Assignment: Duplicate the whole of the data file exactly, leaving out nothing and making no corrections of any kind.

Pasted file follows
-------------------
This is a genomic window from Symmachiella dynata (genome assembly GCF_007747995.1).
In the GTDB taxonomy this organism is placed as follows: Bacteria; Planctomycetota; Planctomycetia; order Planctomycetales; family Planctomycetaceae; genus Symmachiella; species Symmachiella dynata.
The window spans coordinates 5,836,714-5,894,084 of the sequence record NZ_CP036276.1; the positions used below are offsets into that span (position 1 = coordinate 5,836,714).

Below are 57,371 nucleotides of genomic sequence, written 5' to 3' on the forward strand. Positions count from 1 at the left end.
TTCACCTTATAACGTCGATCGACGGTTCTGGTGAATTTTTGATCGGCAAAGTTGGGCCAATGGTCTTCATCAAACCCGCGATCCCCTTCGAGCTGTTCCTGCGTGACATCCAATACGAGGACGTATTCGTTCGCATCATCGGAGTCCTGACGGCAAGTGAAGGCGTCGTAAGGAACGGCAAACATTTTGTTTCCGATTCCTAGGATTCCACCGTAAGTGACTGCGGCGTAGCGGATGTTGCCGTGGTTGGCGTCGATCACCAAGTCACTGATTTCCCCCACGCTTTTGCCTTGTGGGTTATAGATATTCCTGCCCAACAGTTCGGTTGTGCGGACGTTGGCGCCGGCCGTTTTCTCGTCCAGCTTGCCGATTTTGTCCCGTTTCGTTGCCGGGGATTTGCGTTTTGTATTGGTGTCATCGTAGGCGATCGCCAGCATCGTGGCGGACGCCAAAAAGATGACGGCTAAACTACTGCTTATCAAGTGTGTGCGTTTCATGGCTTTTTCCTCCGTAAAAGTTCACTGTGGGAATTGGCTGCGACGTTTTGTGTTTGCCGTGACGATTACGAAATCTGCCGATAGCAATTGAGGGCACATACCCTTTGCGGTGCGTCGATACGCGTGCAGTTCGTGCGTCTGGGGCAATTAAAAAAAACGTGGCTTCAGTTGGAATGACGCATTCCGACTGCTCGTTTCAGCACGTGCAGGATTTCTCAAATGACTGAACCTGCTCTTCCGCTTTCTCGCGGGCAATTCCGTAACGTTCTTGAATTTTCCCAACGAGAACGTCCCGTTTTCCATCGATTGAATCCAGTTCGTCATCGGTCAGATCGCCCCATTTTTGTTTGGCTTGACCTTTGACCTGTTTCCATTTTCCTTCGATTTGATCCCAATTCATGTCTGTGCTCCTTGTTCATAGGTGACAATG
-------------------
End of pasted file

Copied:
This is a genomic window from Symmachiella dynata (genome assembly GCF_007747995.1).
In the GTDB taxonomy this organism is placed as follows: Bacteria; Planctomycetota; Planctomycetia; order Planctomycetales; family Planctomycetaceae; genus Symmachiella; species Symmachiella dynata.
The window spans coordinates 5,836,714-5,894,084 of the sequence record NZ_CP036276.1; the positions used below are offsets into that span (position 1 = coordinate 5,836,714).

Below are 57,371 nucleotides of genomic sequence, written 5' to 3' on the forward strand. Positions count from 1 at the left end.
TTCACCTTATAACGTCGATCGACGGTTCTGGTGAATTTTTGATCGGCAAAGTTGGGCCAATGGTCTTCATCAAACCCGCGATCCCCTTCGAGCTGTTCCTGCGTGACATCCAATACGAGGACGTATTCGTTCGCATCATCGGAGTCCTGACGGCAAGTGAAGGCGTCGTAAGGAACGGCAAACATTTTGTTTCCGATTCCTAGGATTCCACCGTAAGTGACTGCGGCGTAGCGGATGTTGCCGTGGTTGGCGTCGATCACCAAGTCACTGATTTCCCCCACGCTTTTGCCTTGTGGGTTATAGATATTCCTGCCCAACAGTTCGGTTGTGCGGACGTTGGCGCCGGCCGTTTTCTCGTCCAGCTTGCCGATTTTGTCCCGTTTCGTTGCCGGGGATTTGCGTTTTGTATTGGTGTCATCGTAGGCGATCGCCAGCATCGTGGCGGACGCCAAAAAGATGACGGCTAAACTACTGCTTATCAAGTGTGTGCGTTTCATGGCTTTTTCCTCCGTAAAAGTTCACTGTGGGAATTGGCTGCGACGTTTTGTGTTTGCCGTGACGATTACGAAATCTGCCGATAGCAATTGAGGGCACATACCCTTTGCGGTGCGTCGATACGCGTGCAGTTCGTGCGTCTGGGGCAATTAAAAAAAACGTGGCTTCAGTTGGAATGACGCATTCCGACTGCTCGTTTCAGCACGTGCAGGATTTCTCAAATGACTGAACCTGCTCTTCCGCTTTCTCGCGGGCAATTCCGTAACGTTCTTGAATTTTCCCAACGAGAACGTCCCGTTTTCCATCGATTGAATCCAGTTCGTCATCGGTCAGATCGCCCCATTTTTGTTTGGCTTGACCTTTGACCTGTTTCCATTTTCCTTCGATTTGATCCCAATTCATGTCTGTGCTCCTTGTTCATAGGTGACAATG